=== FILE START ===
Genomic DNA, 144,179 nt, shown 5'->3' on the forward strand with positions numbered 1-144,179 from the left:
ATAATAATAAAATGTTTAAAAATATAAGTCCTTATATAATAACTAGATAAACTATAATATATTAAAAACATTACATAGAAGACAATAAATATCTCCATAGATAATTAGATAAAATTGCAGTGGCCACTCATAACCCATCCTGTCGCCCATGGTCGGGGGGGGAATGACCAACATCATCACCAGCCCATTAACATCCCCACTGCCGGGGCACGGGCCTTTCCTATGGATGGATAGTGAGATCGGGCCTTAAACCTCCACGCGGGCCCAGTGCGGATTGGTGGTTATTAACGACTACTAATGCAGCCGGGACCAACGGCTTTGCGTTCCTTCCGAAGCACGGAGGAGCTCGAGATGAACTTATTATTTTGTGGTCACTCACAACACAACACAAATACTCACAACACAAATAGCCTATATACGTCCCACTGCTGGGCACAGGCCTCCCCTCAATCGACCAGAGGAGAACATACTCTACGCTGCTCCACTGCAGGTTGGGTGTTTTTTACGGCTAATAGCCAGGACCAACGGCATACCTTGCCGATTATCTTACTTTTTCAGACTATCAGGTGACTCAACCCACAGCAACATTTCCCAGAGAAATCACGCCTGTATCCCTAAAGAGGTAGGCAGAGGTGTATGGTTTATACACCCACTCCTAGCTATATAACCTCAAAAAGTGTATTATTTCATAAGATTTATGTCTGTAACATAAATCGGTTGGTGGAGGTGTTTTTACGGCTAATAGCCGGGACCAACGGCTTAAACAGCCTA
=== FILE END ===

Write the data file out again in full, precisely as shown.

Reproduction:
Genomic DNA, 144,179 nt, shown 5'->3' on the forward strand with positions numbered 1-144,179 from the left:
ATAATAATAAAATGTTTAAAAATATAAGTCCTTATATAATAACTAGATAAACTATAATATATTAAAAACATTACATAGAAGACAATAAATATCTCCATAGATAATTAGATAAAATTGCAGTGGCCACTCATAACCCATCCTGTCGCCCATGGTCGGGGGGGGAATGACCAACATCATCACCAGCCCATTAACATCCCCACTGCCGGGGCACGGGCCTTTCCTATGGATGGATAGTGAGATCGGGCCTTAAACCTCCACGCGGGCCCAGTGCGGATTGGTGGTTATTAACGACTACTAATGCAGCCGGGACCAACGGCTTTGCGTTCCTTCCGAAGCACGGAGGAGCTCGAGATGAACTTATTATTTTGTGGTCACTCACAACACAACACAAATACTCACAACACAAATAGCCTATATACGTCCCACTGCTGGGCACAGGCCTCCCCTCAATCGACCAGAGGAGAACATACTCTACGCTGCTCCACTGCAGGTTGGGTGTTTTTTACGGCTAATAGCCAGGACCAACGGCATACCTTGCCGATTATCTTACTTTTTCAGACTATCAGGTGACTCAACCCACAGCAACATTTCCCAGAGAAATCACGCCTGTATCCCTAAAGAGGTAGGCAGAGGTGTATGGTTTATACACCCACTCCTAGCTATATAACCTCAAAAAGTGTATTATTTCATAAGATTTATGTCTGTAACATAAATCGGTTGGTGGAGGTGTTTTTACGGCTAATAGCCGGGACCAACGGCTTAAACAGCCTA